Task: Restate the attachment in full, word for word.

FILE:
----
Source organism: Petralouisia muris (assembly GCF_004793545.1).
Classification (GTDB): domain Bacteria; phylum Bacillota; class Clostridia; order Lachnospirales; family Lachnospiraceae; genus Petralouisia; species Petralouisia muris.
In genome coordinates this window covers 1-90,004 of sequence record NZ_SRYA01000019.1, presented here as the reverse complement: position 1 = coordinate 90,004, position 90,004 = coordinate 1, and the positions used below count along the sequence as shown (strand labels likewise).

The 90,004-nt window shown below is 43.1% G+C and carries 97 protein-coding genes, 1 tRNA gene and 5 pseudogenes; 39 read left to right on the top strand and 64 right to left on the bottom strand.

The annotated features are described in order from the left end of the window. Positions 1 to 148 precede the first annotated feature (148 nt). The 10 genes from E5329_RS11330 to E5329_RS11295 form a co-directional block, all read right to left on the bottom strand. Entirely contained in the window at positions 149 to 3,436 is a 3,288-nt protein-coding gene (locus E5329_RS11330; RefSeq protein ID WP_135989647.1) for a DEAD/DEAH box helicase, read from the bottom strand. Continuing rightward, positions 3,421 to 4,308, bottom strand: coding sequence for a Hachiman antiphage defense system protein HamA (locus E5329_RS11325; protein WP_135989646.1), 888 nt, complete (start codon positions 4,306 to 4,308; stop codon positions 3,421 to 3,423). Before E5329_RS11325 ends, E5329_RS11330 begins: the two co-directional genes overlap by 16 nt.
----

Source organism: Petralouisia muris (assembly GCF_004793545.1).
Classification (GTDB): domain Bacteria; phylum Bacillota; class Clostridia; order Lachnospirales; family Lachnospiraceae; genus Petralouisia; species Petralouisia muris.
In genome coordinates this window covers 1-90,004 of sequence record NZ_SRYA01000019.1, presented here as the reverse complement: position 1 = coordinate 90,004, position 90,004 = coordinate 1, and the positions used below count along the sequence as shown (strand labels likewise).

The 90,004-nt window shown below is 43.1% G+C and carries 97 protein-coding genes, 1 tRNA gene and 5 pseudogenes; 39 read left to right on the top strand and 64 right to left on the bottom strand.

The annotated features are described in order from the left end of the window. Positions 1 to 148 precede the first annotated feature (148 nt). The 10 genes from E5329_RS11330 to E5329_RS11295 form a co-directional block, all read right to left on the bottom strand. Entirely contained in the window at positions 149 to 3,436 is a 3,288-nt protein-coding gene (locus E5329_RS11330; RefSeq protein ID WP_135989647.1) for a DEAD/DEAH box helicase, read from the bottom strand. Continuing rightward, positions 3,421 to 4,308, bottom strand: coding sequence for a Hachiman antiphage defense system protein HamA (locus E5329_RS11325; protein WP_135989646.1), 888 nt, complete (start codon positions 4,306 to 4,308; stop codon positions 3,421 to 3,423). Before E5329_RS11325 ends, E5329_RS11330 begins: the two co-directional genes overlap by 16 nt.